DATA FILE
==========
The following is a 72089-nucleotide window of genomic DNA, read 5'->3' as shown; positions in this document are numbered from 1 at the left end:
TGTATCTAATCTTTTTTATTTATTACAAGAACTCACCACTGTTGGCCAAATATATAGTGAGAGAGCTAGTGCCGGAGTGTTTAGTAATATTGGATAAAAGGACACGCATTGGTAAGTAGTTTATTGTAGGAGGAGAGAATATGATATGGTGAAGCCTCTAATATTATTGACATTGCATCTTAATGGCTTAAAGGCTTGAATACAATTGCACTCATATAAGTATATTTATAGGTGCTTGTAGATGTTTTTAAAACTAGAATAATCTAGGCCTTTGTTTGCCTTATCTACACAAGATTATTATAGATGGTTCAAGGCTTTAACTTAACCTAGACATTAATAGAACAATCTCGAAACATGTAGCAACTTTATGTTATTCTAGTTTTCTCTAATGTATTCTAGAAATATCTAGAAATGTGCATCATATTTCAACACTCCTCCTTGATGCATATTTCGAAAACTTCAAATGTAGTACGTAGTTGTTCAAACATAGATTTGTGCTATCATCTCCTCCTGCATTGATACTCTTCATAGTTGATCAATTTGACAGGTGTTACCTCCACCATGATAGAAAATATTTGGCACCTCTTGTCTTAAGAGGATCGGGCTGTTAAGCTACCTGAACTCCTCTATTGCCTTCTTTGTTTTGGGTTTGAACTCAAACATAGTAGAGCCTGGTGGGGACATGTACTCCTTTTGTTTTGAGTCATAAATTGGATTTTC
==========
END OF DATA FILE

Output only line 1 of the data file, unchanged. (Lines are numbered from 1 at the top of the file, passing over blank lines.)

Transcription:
The following is a 72089-nucleotide window of genomic DNA, read 5'->3' as shown; positions in this document are numbered from 1 at the left end: